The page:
The Minimum Order Quantity (MOQ) requirement specifies the lowest quantity of a certain product that a supplier is willing to sell. If the importer cannot reach the MOQ requirement, then the supplier is not willing to enter production. Supplier in China, and other low cost manufacturing countries, tend to have fairly high MOQ requirements. In this post I explain why so is the case and what you can do about it.
Reason #1: Low profit margins require larger volumes
Chinese suppliers tend to have very low profit margins, as low as 2-3% is common. Price competition is fierce and Chinese businesses in general tend to be focused on keeping a low price rather than improving product quality and service level. Low profit margins requires the supplier to produce a large quantity of products in order to break even.
Reason #2: Subcontractors also have MOQ requirements
I’m sure most Chinese suppliers would be happy to do business with smaller buyers if they could. In fact, I know that many of them dislike the fact that a high MOQ requirement force the suppliers to rely on a smaller number of large companies that could walk away with their business without notice. The problem is that the MOQ is not decided by the supplier alone, but also by its subcontractors. Every supplier need to purchase materials and components from local subcontractors, and every subcontractor requires the supplier to purchase a certain quantity. The suppliers MOQ requirement is thus a reflection of the MOQ requirements imposed by its subcontractors.
Reason #3: Chinese suppliers rarely have “ready made” products
A common misunderstanding is that Chinese suppliers has warehouses filled with export quality products ready to be shipped to the next buyer. It’s not true. In fact, most Chinese suppliers don’t even purchase materials and components until an order has been placed. Below I explain why:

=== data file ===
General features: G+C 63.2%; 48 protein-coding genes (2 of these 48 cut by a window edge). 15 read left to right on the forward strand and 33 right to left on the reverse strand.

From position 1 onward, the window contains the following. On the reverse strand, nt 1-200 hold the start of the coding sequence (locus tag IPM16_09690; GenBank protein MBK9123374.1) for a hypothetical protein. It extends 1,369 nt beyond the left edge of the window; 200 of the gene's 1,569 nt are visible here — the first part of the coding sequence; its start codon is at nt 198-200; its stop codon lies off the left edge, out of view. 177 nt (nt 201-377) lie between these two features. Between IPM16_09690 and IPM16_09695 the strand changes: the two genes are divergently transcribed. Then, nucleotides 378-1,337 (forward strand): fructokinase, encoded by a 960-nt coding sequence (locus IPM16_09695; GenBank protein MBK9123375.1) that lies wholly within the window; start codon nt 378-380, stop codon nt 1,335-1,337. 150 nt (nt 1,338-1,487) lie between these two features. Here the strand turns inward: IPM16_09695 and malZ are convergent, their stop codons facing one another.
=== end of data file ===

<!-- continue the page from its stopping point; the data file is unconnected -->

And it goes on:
- Storage is not free and keeping a large stock would force the supplier to increase the prices. Empty shelves helps the suppliers to keep costs down and stay competitive.
- European and American product standards (i.e. CE, RoHS and FCC) doesn’t apply in the other parts of the world. While many Chinese suppliers are manufacturing products that are in compliance with Western product standards, they are certainly not mass producing them before they receive an order from an American or European buyer. Product standard compliance comes at a cost (more expensive material and components) and it would leave the supplier at a disadvantage if they mass produced products that are compliant with Western standards.
How you can lower the MOQ requirement
The MOQ requirement cannot simply be negotiated away or vanish. While some suppliers may accept a slightly lowered MOQ, requesting it to be removed completely is the same as asking your supplier to lose money for the sake of your business. Many importers try to play the “my orders will be larger in the future” card, but most suppliers hear this on an almost daily basis and only a fraction of their buyers can back up the claim in the end. However, there are ways that can satisfy the supplier at the same time as you can order a smaller quantity:
- Reuse components, materials and colors on several products. This way the supplier can limit the number of subcontractors involved.
- Coordinate your orders with those of other buyers.
- Import products that are not regulated in your country and/or market. This way you can purchase products that are originally produced for the Chinese market. You can find millions of products on sites like Aliexpress and Taobao.